January 10, 2012

In which I kick someone

I hope everyone had a lovely break! Mine was a bit of an emotional rollercoaster. On the 4th, I posted this facebook status:
Holyshit. My mom just walked into the Skyward Sword Room where I'm hanging out with my two brothers and their friend, and she said "I have a question for my three children, my three sons..."
I seriously never thought I would hear her call me her son. We are super-weirdly Not Talking About It and they are NOT calling me Lawrence but holyshit. Holyshit. I think they might come to my graduation after all.
(The question was about pizza.)
On the 5th, I wrote but did not publish this facebook status:
My dad called me a freak, so I kicked him. My foot hurts.
I still kind of think the second one is funny, in a black humour kind of way. I mean, if you know me, I'm not really a solve-things-with-violence kind of person; it's incongruous. (Maybe I can blame the T?) But I decided not to post it-- and afterward, I was really struck by my own determination of what kind of information is inappropriate for public broadcast.

I mean, both of these are personal events. Really personal. But when the first one happened, I practically wanted to work through my entire cell phone's contact list and tell everyone I knew. I ended up not making any calls only because it would have taken too long, and facebook was faster. Compare that to the second one... I actually had a really long conversation with both parents, but even the imaginary facebook status only hinted at what was going on. And in the end I only told one person, when I called a friend to have a cry.

Obviously, I'm changing my mind now -- but mostly because the very first thing I encountered when I got back to Duke was a friend saying they heard the great news about my parents, and I feel like unless I publish some kind of public retraction I'll be dealing with painful congratulations for weeks.

Which is where this stops being completely self-indulgent, and connects to something I feel like I've seen a lot of places. In general I feel like there's pressure not to talk about the really sucky parts of coming out as LGBTQ, especially when it comes to parents. Or rather, there's an insistence that it always gets better, for everyone, and I think that insistence makes life even harder than it needs to be for the people who don't see things getting better.

Because here's the thing -- I'm lucky. I actually do think my parents will come around. I expect things to be perfectly fine with my parents by 2022. I think they will start being radically more accepting within a couple years of me passing full-time. I know that it will get better eventually. But not everyone is that lucky, especially not people on the trans spectrum.

I think especially in the community, it's hard to listen to statements like "my parents will never accept me" or "I will never see my brothers again" without wanting to contradict them, because we don't want these things to the possible -- not for our friends, and not for ourselves. How can a mother really stop being there for her child? Nobody wants to believe it can happen -- but it still does.

In yesterday's Anonymous Posts, #6 talks about how there are some families that are impossible to come out to, and will never come around -- and the first comment response is someone offering hope by saying that the "right time" will eventually come. I think this person was saying something that was true for them, and I think they were trying very hard to ease another's suffering -- but I also think the next commenter, who argues that "some fears of coming out are fully rational", is more realistic.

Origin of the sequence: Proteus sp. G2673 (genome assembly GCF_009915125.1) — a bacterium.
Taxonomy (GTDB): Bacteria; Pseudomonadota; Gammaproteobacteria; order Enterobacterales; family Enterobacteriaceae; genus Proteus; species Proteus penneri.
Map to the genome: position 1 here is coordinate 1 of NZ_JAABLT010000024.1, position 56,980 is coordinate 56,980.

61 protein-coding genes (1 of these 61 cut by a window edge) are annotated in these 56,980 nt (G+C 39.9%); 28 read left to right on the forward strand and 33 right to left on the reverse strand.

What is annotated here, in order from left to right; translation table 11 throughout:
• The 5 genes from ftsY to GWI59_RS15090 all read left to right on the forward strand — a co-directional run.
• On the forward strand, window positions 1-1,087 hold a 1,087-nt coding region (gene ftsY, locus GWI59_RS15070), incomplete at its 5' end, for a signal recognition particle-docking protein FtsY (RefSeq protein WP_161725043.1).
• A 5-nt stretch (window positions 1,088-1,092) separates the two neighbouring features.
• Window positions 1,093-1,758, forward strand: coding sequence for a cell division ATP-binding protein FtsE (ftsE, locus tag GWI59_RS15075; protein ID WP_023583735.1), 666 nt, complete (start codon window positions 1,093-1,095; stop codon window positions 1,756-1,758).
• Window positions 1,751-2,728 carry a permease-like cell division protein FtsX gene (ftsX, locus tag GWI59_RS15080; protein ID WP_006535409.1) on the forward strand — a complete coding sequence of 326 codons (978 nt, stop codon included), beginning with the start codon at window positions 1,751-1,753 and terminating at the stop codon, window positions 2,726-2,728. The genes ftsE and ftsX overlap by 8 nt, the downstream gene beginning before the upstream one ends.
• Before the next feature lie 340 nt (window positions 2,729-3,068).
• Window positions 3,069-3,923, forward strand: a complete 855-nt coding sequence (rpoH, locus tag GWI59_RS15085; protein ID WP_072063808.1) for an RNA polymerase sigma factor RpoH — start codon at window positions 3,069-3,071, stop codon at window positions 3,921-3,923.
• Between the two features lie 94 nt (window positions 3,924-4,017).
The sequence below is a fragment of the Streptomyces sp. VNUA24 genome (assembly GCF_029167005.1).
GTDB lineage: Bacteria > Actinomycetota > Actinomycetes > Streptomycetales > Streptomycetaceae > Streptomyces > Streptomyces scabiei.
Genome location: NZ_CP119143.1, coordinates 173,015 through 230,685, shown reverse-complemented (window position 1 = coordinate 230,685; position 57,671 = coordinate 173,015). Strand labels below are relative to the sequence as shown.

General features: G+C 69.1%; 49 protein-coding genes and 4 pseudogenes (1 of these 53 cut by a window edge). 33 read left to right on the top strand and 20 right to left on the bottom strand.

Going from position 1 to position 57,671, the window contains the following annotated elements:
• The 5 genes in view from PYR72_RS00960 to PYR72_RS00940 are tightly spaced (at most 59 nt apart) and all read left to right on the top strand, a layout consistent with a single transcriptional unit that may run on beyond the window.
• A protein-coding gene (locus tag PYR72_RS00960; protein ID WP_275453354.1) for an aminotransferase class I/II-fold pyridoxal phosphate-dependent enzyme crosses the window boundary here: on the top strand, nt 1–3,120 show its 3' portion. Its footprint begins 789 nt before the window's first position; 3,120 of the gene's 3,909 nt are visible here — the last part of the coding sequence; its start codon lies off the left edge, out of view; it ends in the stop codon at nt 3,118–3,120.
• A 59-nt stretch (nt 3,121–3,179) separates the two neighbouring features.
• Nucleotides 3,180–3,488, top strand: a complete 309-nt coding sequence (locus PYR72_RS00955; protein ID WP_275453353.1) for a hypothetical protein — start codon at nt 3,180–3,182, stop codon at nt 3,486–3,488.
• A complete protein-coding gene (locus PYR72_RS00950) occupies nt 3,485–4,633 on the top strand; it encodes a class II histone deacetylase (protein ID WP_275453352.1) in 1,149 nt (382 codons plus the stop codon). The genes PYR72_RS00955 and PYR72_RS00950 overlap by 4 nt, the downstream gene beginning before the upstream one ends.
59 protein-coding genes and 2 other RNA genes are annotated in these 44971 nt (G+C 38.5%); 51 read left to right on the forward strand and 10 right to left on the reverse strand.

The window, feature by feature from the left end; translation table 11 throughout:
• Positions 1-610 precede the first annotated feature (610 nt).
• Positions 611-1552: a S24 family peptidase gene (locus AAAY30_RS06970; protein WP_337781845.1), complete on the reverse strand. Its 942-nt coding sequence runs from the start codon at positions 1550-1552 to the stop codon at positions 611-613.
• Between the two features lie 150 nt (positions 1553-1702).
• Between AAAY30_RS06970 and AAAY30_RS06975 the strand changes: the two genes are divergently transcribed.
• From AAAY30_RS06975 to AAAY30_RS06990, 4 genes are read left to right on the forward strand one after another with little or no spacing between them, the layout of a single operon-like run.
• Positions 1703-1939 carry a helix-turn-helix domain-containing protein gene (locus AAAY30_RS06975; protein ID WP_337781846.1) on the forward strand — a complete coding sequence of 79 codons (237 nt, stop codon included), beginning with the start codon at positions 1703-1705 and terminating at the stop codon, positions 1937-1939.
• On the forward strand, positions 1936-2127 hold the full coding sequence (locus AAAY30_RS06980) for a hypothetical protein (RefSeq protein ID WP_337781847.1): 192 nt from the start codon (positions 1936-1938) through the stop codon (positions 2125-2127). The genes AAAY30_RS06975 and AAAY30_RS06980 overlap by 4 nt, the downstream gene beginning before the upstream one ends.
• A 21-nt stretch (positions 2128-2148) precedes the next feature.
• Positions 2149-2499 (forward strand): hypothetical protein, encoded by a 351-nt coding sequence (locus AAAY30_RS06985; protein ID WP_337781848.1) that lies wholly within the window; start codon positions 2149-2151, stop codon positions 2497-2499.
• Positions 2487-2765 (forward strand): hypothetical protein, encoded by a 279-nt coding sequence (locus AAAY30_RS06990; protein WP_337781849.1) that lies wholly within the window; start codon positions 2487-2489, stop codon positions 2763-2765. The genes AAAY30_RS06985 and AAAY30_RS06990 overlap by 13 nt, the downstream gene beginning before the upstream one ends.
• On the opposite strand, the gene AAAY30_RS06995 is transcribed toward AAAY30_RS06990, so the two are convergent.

More importantly, things can be bad without being doomed. Relationships are complicated, and they don't get 'fixed' in a single instant. And just because they'll probably be better someday, that doesn't eliminate the pain of now. Sometimes, all that matters is that I kicked my dad, and we need to be able to say these things.

But it's painful for everyone when we're reminded how far the world still has to go, and nobody wants to be the "downer" who spoils the mood; it's easier to keep these things private, even if that means feeling alone even when others are going through the same thing.

So, I want to give thanks to the amazing friend who let me cry. And I want to open up this thread for anyone to express any fears or regrets or grief that they want to get off their chests. Be anonymous if it will help. I will give every single one of you a hug.

3 comments:

  1. been hoping for an update from you! thanks for sharing. it's always a delight to read your posts.

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  2. Thanks, I really needed this. One of my parents is just...the worst. And my other parent will always stand by and ignore them hurting me or dismiss my feelings when I try to confide in them. I don't know that I'll ever get over it, or that I should try to. People always say that one day my parents will come around, or that I should talk to them about it to try to make it better(therapists especially love that one). Well, I graduated from college, got a job, moved out, and started living my own life separate from my parents. Our relationship isn't much better, nor does it seem like it will ever get better. That said, life outside of my family has gotten better for me, and that's good enough for me.

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  3. *HUG*

    Thanks to you too, for sharing. It sucks when things turn out that way, but at a certain point it's up to them to change and there just isn't anything you can do anymore, other than move on. It's why I'm such a firm believer in 'chosen family' in the form of super-amazing friends a la Queersgiving. It sounds like you've done something like that, building up your own life, so I'm glad.

    *MORE HUGS*

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